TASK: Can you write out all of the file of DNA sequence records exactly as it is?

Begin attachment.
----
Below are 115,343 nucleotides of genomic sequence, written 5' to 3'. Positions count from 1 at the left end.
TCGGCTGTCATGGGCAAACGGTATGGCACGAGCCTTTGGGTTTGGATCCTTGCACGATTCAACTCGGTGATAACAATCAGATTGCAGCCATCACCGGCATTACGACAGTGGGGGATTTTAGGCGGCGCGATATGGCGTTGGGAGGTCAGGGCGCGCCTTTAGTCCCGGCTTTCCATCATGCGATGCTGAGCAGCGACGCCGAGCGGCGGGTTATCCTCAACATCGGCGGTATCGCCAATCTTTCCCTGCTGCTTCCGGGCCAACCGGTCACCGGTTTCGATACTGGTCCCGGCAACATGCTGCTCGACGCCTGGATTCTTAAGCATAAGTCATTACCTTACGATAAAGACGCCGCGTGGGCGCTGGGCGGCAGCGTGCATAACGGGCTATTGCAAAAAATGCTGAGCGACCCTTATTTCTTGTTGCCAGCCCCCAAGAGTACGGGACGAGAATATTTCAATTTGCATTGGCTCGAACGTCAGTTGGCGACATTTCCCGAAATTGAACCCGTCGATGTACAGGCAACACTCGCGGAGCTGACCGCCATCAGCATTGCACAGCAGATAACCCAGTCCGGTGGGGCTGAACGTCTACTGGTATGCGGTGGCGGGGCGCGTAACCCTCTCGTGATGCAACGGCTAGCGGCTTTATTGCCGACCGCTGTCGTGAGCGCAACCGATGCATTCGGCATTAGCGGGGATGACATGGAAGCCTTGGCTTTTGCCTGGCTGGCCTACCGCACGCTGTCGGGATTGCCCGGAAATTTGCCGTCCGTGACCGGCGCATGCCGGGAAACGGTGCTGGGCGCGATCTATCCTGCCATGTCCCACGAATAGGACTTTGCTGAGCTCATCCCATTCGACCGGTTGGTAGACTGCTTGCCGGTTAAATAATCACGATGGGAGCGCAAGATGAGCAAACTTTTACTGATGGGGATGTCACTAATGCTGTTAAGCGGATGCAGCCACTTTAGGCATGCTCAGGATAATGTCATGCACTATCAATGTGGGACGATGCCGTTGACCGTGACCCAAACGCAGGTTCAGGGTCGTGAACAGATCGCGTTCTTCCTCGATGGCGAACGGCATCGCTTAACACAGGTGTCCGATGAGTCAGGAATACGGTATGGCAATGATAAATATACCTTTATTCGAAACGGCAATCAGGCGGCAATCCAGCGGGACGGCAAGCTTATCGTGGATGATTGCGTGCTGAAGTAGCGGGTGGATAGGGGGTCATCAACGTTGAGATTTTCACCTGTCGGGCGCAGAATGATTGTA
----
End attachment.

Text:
Below are 115,343 nucleotides of genomic sequence, written 5' to 3'. Positions count from 1 at the left end.
TCGGCTGTCATGGGCAAACGGTATGGCACGAGCCTTTGGGTTTGGATCCTTGCACGATTCAACTCGGTGATAACAATCAGATTGCAGCCATCACCGGCATTACGACAGTGGGGGATTTTAGGCGGCGCGATATGGCGTTGGGAGGTCAGGGCGCGCCTTTAGTCCCGGCTTTCCATCATGCGATGCTGAGCAGCGACGCCGAGCGGCGGGTTATCCTCAACATCGGCGGTATCGCCAATCTTTCCCTGCTGCTTCCGGGCCAACCGGTCACCGGTTTCGATACTGGTCCCGGCAACATGCTGCTCGACGCCTGGATTCTTAAGCATAAGTCATTACCTTACGATAAAGACGCCGCGTGGGCGCTGGGCGGCAGCGTGCATAACGGGCTATTGCAAAAAATGCTGAGCGACCCTTATTTCTTGTTGCCAGCCCCCAAGAGTACGGGACGAGAATATTTCAATTTGCATTGGCTCGAACGTCAGTTGGCGACATTTCCCGAAATTGAACCCGTCGATGTACAGGCAACACTCGCGGAGCTGACCGCCATCAGCATTGCACAGCAGATAACCCAGTCCGGTGGGGCTGAACGTCTACTGGTATGCGGTGGCGGGGCGCGTAACCCTCTCGTGATGCAACGGCTAGCGGCTTTATTGCCGACCGCTGTCGTGAGCGCAACCGATGCATTCGGCATTAGCGGGGATGACATGGAAGCCTTGGCTTTTGCCTGGCTGGCCTACCGCACGCTGTCGGGATTGCCCGGAAATTTGCCGTCCGTGACCGGCGCATGCCGGGAAACGGTGCTGGGCGCGATCTATCCTGCCATGTCCCACGAATAGGACTTTGCTGAGCTCATCCCATTCGACCGGTTGGTAGACTGCTTGCCGGTTAAATAATCACGATGGGAGCGCAAGATGAGCAAACTTTTACTGATGGGGATGTCACTAATGCTGTTAAGCGGATGCAGCCACTTTAGGCATGCTCAGGATAATGTCATGCACTATCAATGTGGGACGATGCCGTTGACCGTGACCCAAACGCAGGTTCAGGGTCGTGAACAGATCGCGTTCTTCCTCGATGGCGAACGGCATCGCTTAACACAGGTGTCCGATGAGTCAGGAATACGGTATGGCAATGATAAATATACCTTTATTCGAAACGGCAATCAGGCGGCAATCCAGCGGGACGGCAAGCTTATCGTGGATGATTGCGTGCTGAAGTAGCGGGTGGATAGGGGGTCATCAACGTTGAGATTTTCACCTGTCGGGCGCAGAATGATTGTA